The blue state vs. red state war is getting ugly.
California Gov. Gavin Newsom — who wants to run for president and apparently thinks he doesn’t have enough problems in his own crime-ridden hobo-infested state —has been taking out ads in Texas newspapers attacking Texas Gov. Greg Abbott for his generally unremarkable positions on abortion and gun control. Abbott has about the same views as any other Republican governor, but Newsom clearly feels threatened by Texas, which has been eating California’s lunch, which is no doubt vegan and gluten-free. While Texas has its problems (its violent-crime rate is almost identical to California’s), its low-cost/low-hassle business environment is a standing rebuke to California’s model of high-cost henpecking.
New York’s Texas is Florida, and Governor Kathy Hochul has declared that Republicans in her state should “just jump on a bus and head down to Florida where you belong. OK? Get out of town. Because you don’t represent our values.” In this as in much else, she echoes her cretinous predecessor, Andrew Cuomo, who infamously said that those who support the Second Amendment or oppose the elective surgical dismemberment of unborn children “have no place in the state of New York.”
New Yorkers — especially the ones with money and options — seem to agree: Some 1.4 million New Yorkers left the state from 2010 to 2019, and another 126,000 left just between July 2020 and July 2021. In fact, 7.5% of Florida’s population was born in New York — a figure far higher than for any other state save Florida itself. That’s not an accident — that’s an indictment.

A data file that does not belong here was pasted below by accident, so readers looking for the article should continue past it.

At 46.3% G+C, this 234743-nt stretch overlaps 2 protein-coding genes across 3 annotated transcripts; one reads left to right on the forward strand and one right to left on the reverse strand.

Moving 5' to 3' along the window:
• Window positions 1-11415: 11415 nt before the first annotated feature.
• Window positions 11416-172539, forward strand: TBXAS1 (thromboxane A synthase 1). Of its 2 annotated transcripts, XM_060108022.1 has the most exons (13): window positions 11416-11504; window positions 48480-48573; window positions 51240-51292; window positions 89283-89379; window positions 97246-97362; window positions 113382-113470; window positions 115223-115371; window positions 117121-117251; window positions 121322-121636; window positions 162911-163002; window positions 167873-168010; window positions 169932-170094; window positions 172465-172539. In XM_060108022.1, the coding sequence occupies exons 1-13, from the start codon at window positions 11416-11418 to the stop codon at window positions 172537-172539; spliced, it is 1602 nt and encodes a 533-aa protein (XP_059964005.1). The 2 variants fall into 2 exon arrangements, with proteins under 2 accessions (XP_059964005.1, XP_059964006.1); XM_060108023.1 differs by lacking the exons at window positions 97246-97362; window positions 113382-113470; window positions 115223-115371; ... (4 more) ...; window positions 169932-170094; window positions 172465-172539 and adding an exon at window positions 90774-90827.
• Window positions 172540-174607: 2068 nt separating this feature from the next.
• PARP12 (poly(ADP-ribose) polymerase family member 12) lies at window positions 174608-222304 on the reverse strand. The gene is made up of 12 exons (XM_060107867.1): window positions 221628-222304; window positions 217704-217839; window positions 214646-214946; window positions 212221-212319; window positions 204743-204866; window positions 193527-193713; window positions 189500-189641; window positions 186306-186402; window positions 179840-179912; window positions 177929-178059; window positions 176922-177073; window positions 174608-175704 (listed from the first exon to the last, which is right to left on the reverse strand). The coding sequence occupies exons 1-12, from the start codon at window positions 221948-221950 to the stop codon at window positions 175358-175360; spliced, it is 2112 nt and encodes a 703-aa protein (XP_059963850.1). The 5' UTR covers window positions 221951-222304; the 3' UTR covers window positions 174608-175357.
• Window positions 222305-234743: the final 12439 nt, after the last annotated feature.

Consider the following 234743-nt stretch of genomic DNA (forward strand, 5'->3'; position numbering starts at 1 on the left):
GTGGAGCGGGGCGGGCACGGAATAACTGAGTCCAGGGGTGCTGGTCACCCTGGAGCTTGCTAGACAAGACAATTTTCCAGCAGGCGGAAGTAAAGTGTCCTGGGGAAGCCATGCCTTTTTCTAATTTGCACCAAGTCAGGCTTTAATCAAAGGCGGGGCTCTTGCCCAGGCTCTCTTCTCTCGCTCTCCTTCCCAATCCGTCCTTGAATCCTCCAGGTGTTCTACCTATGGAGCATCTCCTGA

There’s another way to measure the exodus: The market for U-Haul trucks.
If you want to rent a 20-foot U-Haul for a one-way move from Austin to San Francisco at the end of September, you can have one for the very reasonable rate of $1,735. If you want to rent the same truck for the same dates but going the other way — from San Francisco to Austin — then you are looking at more than six grand, more than three-and-a-half times as much. Want to rent a U-Haul from Jacksonville, Fla., to New York City? About 500 bucks. The other way? Seven times as much.
That isn’t supply, my coastal friends — that is demand.
When Rick Scott was governor of Florida, he spent a lot of time in other states, meeting with business leaders and working to persuade them that they’d be better off in his state or at least expanding their businesses there. (That’s why you can now get a hoagie from Wawa, southeastern Pennsylvania’s iconic convenience store, in Orlando and Tampa.) Other Republican governors have done the same thing. As a result, Hewlett-Packard, once the anchor of Silicon Valley, has found a new life in Houston. Tesla is now a Texas company. So is Oracle. The only surprise that came with Chevron’s announcement that it is moving from California to Texas is that it hadn’t moved 20 years ago.
Run down Ron DeSantis or Greg Abbott’s right-wing politics all you like — people are voting with their feet, and they are taking their capital with them.
Here’s a novel theory: Normal adults may be pro-choice or anti-gun, but nobody organizes their lives around that unless they are monomaniacs. Well-adjusted and mature people care about having better jobs, better homes, a higher standard of living, and — dare we hope? — fewer used heroin needles underfoot or even a few less half-naked lunatics clubbing them over the head with rocks on the Q train.
Maybe New York expats will be bored down in Sugar Land, Texas. But they’ll be bored in a 3,000-square-foot house with a pool for less than the price of a 900-square-foot condo in Bay Ridge. And with no state income tax to pay, they’ll think about Greg Abbott less than you might expect. They may even come to like him.
Kevin D. Williamson is the author of “Big White Ghetto: Dead Broke, Stone-Cold Stupid, and High on Rage in the Dank Woolly Wilds of the ‘Real America.’”